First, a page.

Live and work in Germany
with an EU Blue Card

In a bid to attract more highly skilled workers into the country to help fill skills gaps, the government of Germany is currently working on improving the Skilled Immigration Act, which first came into effect in March 2020.

Part of the reforms include changes to Germany’s EU Blue Card scheme, to make it more accessible for specialists with a university degree.

The EU Blue Card is a European Union-wide work and residence permit which provides the holder with a pathway towards permanent residence and citizenship in an EU country. The application for an EU Blue Card is made to the competent national authorities in the country where the applicant wishes to work. For this reason, the eligibility requirements differ slightly depending on which Member State you are applying through.

Germany’s Blue Card scheme gives highly qualified workers from outside the EU the permission to live and work in Germany, provided they have higher professional qualifications such as a university degree, and an employment contract or a binding job offer with a high salary compared to the national average.

Overview of the EU Blue Card in Germany

The Blue Card scheme is aimed at qualified academic professionals employed in a position commensurate with their qualification and with a designated minimum remuneration.

The EU Blue Card is issued for the duration of your work contract, including three additional months, and is limited to a four-year period. Extending the validity of the EU Blue Card is an option, if certain requirements are fulfilled.

After 33 months, holders of the EU Blue Card may obtain a settlement permit. In some cases, a settlement permit can be issued after 21 months.

Do I need a job offer?

Yes. To apply, you must show that you have a confirmed job offer from a company in Germany. The position must be appropriate for someone with your qualifications.

What are the salary requirements?

The minimum salary you must be paid to qualify for a Blue Card is adjusted each calendar year. The annual minimum gross salary is currently €58,400. For jobs in the fields of mathematics, computer science, natural sciences, engineering and human medicine (except dentistry), a reduced annual minimum gross salary of €45,552 applies.

A key change set to be introduced later this year is the lowering of the salary threshold, to allow more foreign workers to qualify for a Blue Card even if they are offered lower pay. The new salary threshold has not yet been revealed.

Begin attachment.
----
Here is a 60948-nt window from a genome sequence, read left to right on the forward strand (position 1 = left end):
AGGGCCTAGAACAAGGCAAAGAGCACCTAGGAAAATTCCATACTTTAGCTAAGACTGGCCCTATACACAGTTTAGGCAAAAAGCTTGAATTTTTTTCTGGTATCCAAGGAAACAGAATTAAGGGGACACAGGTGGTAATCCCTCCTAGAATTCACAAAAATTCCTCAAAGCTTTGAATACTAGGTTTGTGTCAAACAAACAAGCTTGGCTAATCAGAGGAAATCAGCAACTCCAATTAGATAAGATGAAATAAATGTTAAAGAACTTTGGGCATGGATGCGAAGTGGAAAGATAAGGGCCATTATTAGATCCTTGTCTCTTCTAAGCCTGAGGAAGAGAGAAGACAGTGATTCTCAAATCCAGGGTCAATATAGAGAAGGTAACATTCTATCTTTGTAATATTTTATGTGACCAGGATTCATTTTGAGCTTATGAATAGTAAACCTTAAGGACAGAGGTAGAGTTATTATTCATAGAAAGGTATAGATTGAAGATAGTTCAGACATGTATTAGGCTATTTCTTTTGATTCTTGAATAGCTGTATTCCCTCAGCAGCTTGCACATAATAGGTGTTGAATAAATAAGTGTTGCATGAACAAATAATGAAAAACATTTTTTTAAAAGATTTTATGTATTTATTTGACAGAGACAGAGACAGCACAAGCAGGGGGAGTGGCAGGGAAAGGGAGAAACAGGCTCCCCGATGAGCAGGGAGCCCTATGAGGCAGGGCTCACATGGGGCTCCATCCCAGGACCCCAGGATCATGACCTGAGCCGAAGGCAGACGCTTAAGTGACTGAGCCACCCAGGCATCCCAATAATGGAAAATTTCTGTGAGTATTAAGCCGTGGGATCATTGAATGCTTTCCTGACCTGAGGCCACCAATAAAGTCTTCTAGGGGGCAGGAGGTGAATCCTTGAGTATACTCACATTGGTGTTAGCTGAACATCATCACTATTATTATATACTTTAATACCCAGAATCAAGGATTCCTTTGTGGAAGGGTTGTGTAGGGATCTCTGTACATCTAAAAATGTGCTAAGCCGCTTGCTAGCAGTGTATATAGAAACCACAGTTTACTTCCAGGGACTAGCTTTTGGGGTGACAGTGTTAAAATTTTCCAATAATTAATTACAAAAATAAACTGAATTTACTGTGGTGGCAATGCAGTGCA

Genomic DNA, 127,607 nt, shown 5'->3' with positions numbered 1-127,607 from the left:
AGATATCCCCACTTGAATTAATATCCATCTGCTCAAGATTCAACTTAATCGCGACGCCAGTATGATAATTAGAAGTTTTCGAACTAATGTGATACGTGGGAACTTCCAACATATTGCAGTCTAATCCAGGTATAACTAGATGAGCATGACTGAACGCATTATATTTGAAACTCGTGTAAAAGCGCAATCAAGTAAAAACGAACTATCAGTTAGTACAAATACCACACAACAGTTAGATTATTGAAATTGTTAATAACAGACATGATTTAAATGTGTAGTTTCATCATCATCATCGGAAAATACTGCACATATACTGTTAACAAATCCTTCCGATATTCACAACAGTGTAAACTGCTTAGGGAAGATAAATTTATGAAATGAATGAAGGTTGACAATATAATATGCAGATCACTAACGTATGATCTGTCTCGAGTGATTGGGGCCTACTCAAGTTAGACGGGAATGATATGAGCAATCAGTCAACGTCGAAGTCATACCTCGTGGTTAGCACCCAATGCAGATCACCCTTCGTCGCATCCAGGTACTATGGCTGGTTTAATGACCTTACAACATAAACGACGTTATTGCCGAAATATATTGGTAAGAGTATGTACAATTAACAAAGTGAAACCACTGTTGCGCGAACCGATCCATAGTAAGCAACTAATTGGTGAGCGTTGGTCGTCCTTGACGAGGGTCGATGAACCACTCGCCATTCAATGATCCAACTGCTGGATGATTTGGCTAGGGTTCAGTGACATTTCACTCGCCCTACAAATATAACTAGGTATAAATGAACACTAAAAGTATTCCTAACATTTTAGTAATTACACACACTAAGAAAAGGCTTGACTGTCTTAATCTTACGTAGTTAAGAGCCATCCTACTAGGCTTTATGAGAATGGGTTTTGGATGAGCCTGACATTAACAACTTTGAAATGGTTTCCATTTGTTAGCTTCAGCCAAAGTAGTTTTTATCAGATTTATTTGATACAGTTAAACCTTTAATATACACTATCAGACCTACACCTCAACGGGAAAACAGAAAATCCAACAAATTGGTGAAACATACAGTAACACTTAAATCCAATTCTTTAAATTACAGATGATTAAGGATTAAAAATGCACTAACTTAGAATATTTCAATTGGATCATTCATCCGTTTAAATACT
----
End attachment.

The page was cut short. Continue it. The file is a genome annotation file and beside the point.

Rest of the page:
Do I need a degree?

The Blue Card visa category requires you to hold a German, a recognised or a comparable foreign academic degree.

Previously, those wishing to work in Germany with a Blue Card also had to show proof that they had the necessary professional experience in the sector in which they will be working. Now, having a degree in a particular sector is sufficient, and showing professional experience is optional.

Do I need to be able to speak German?

You are not required to prove your knowledge of the German language to apply for a Blue Card. However, if you wish to apply for a settlement permit after 21 months, you will need to provide proof of the required language skills at a minimum level of B1 in accordance with the Common European Framework of Reference for Languages (CEFR).

Can I bring my family to Germany?

Yes. The Blue Card allows applicants to include family members in their application, as long as you and they meet all the conditions.

Can I switch employers without making a new application?

Your local German Foreigners’ Authority must approve of any job changes taking place within the first two years of employment, to confirm your new employment also falls under the eligibility criteria for the Blue Card.

Introducing SSW in Germany

As a result of continued growth and development, Smith Stone Walters is delighted to announce that we are expanding our international reach and opening a new operation in Germany.

Our Frankfurt based team will enable us to meet the growing needs of our European clients even more efficiently and locally facilitate all German inbound immigration work with the highest level of service.

SSW has over 30 years’ experience in German immigration. Our new team in Germany upholds the same service standard our clients have become accustomed to at SSW. To find out more about the services we can offer, please call 0208 461 6660 or email


Disclaimer: In accordance with the German law governing legal advice and services (RDG, section 2 subsection 1) our services do not include any legal advice.

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